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Learn to properly Sort, Sell, and Profit from your electronic scrap material.
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PostPosted: Thu Mar 17, 2022 7:32 am 

Joined: Thu Mar 17, 2022 7:10 am
Posts: 3
I'm new here login-wise and found this thread of particular interest due to having a good many old drives, due to working on them for many years. I spent more time on drives than any other component, that's for sure! I'll in the not too distant future be scrapping quite a bit of it but hate to see good drives go to scrap, most especially the old SCSI. I have no desire going to ebay, although years ago I was a power seller there, but maybe I can work here with someone somehow to save some of those drives :)


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PostPosted: Fri Jun 17, 2022 11:11 am 

Joined: Fri Feb 14, 2014 3:42 pm
Posts: 122
Location: Troy, NY
Josh, welcome. I have been here since the beginning of Boardsort, and there are still a good many active users that can be very helpful if you're thinking of scrapping vs. refurbing particular drives, the moderator included.
To wit, I have a business here in NY that specializes in restoring older microcomputers, 386/486 and generally vintage and even older equipment. I'm always on the lookout for MFM, older scsi, sas drives if you have any of those, they would be of particular interest for me. Also, older peripherals and controllers, if you had any of those.
Feel free to email me at my user name within gmail. Otherwise, happy scrapping.


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PostPosted: Fri Jun 17, 2022 2:22 pm 
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SCSI I and II disks remain very popular to this day. There’s a very healthy retro market Borgnine the US and in Europe. CBM, Acorn, BBC, and Tandy/RS

All use some variation or RS440 or I3E 480 serial from buffered parallel I/O Or SCSI. No doubt there are buyers.

The good thing about the old, big, small storage drives is you don’t actually need a “clean room”, just a clean room! Tolerances are much higher.
There’s plenty of people here interested.


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PostPosted: Mon Jun 27, 2022 2:45 pm 

Joined: Wed May 25, 2022 11:17 am
Posts: 3
I am also new to this, but would like to start trying to resale some of the hard drives that come through my warehouse. I am trying to follow this topic but most of the information goes well over my head. How would you recommended learning to identify different types of hard drives? All these types are new to me.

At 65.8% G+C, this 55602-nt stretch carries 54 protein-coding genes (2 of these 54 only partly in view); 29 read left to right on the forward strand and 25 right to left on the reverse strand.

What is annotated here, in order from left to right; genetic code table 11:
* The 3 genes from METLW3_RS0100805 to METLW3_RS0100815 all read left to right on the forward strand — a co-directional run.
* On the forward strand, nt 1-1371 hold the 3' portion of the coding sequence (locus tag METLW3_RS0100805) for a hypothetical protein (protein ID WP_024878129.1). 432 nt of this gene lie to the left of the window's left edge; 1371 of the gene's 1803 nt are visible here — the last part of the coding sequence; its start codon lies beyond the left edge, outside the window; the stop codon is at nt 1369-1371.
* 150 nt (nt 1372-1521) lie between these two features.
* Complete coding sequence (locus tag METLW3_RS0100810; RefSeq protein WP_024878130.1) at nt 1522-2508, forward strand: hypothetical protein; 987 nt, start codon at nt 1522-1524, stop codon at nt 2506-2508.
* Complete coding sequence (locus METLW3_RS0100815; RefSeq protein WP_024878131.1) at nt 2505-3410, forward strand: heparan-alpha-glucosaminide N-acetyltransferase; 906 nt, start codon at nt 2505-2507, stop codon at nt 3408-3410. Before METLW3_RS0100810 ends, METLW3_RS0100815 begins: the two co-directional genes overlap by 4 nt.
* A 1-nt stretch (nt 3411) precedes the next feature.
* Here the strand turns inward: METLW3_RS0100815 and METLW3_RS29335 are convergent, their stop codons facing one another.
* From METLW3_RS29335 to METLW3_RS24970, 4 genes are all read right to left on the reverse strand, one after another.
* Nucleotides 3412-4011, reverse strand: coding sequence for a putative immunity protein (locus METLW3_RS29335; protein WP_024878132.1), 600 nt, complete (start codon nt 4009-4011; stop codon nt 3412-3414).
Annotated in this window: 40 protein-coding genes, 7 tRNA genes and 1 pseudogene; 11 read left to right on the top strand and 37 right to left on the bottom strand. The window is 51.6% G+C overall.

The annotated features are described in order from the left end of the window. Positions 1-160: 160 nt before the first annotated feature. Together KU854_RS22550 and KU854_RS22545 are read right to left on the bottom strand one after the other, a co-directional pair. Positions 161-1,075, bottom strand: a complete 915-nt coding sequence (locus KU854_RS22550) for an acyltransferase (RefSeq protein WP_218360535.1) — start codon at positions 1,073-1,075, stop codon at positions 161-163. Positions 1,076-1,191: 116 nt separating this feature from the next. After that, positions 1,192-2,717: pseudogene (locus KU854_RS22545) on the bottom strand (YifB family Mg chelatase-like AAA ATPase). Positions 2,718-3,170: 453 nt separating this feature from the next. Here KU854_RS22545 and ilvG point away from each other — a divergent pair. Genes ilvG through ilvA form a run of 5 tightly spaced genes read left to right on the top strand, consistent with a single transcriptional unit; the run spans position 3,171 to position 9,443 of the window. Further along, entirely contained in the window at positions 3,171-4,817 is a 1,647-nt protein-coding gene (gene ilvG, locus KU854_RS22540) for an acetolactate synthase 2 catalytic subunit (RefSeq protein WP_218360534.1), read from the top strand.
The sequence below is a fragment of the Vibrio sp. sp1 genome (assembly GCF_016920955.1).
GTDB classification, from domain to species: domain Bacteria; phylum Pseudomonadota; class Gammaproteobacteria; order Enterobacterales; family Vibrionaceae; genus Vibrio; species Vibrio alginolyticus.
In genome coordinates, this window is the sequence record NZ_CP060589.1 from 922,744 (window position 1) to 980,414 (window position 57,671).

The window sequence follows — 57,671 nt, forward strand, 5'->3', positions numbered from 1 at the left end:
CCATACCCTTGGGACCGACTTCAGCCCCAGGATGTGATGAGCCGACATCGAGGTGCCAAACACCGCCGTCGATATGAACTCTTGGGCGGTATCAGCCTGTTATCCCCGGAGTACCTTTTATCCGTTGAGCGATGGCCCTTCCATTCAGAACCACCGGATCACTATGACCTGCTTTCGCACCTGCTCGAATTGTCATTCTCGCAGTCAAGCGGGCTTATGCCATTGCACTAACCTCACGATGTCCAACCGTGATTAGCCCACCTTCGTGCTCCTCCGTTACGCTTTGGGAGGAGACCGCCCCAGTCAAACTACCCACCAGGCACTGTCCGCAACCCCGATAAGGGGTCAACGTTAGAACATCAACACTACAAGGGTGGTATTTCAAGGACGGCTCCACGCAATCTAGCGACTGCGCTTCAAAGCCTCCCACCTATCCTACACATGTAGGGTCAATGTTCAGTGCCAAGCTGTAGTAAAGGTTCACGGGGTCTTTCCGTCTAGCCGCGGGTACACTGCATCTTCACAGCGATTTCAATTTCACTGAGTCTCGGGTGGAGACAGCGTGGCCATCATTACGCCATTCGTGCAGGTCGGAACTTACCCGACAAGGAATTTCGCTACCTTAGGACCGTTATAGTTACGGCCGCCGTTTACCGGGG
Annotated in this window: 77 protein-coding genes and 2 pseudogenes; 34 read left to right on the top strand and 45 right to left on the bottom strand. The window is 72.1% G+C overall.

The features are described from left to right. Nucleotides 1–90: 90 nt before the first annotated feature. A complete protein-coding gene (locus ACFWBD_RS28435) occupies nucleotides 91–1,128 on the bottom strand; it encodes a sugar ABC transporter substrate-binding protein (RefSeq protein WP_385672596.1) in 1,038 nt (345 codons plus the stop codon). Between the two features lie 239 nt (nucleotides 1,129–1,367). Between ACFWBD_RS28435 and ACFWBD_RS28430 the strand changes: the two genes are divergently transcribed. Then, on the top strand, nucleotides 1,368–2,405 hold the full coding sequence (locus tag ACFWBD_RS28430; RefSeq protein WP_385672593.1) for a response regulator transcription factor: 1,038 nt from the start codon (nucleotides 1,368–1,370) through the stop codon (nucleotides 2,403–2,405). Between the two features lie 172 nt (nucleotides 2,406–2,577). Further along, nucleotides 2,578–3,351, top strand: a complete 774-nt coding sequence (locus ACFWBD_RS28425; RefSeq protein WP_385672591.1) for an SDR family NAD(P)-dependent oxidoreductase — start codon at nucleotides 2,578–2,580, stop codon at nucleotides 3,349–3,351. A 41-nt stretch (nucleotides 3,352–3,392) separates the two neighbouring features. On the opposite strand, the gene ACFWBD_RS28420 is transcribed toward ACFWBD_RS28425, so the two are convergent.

I can Identify sata and ssd's. I know what 2.5 and 3.5's are, but the rest of it might as well be a foreign language to me.

Also what are these three considered? I probably have half a gaylord of similar drives I am trying to figure out what I can do with.


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PostPosted: Mon Jun 27, 2022 5:07 pm 
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Ohh! Fun stuff!!!

The shiny ibm is a “high speed” scsi drive. These will work for most old Macs, MC IBM PCs, just about any 90s workstations.

The middle ibm is an early 90s workstation drive. Probably from a 300 or 600 series WS. Or a competing unit.

The cheetah, if it works, is a popular choice in 16bit, 20bit, and 32but retro systems outside of the win/Mac/Unix world. The drives have a dead lead in that is writable and are under-provisioned. This means they can support trac 0 file systems, not just track 1. AND have more space than they claim. A minor firmware patch allows both non-standard FSs and full disk access, as much as 25%+ over the stated site. But this reduces speed because it removes the multi-point read method these drives use.

The left one is scsi (uSCSI)
The middle one is probably MC (and a dozen other names) and requires an adapter to connect to a scsi interface.

The right on is probably SCSI2
—-
The first test is to hold the disk vertically and gently rotate it and listen for any clinking or rattling.

If none, second test is a power on. You’ll need a system with the right interface. Preferring one that isn’t important incase of on-load viri. Dos/CPM boot disk or a classic Unix or linux boot disk. If the drive spins up you have a good board and a good drive.

Final test is to load an OS or live disk and run a disk test. Gparted works on most systems, and Open-DSK on older ones. ODT is also available.
Again use a system you don’t care about.

I’ve seen rapid payloads installed on even really old disks by (bad word names) people. Everything from bios busters to CS attacks. mem loops. Micro basic boots to divide by 0. There’s nasty stuff out there.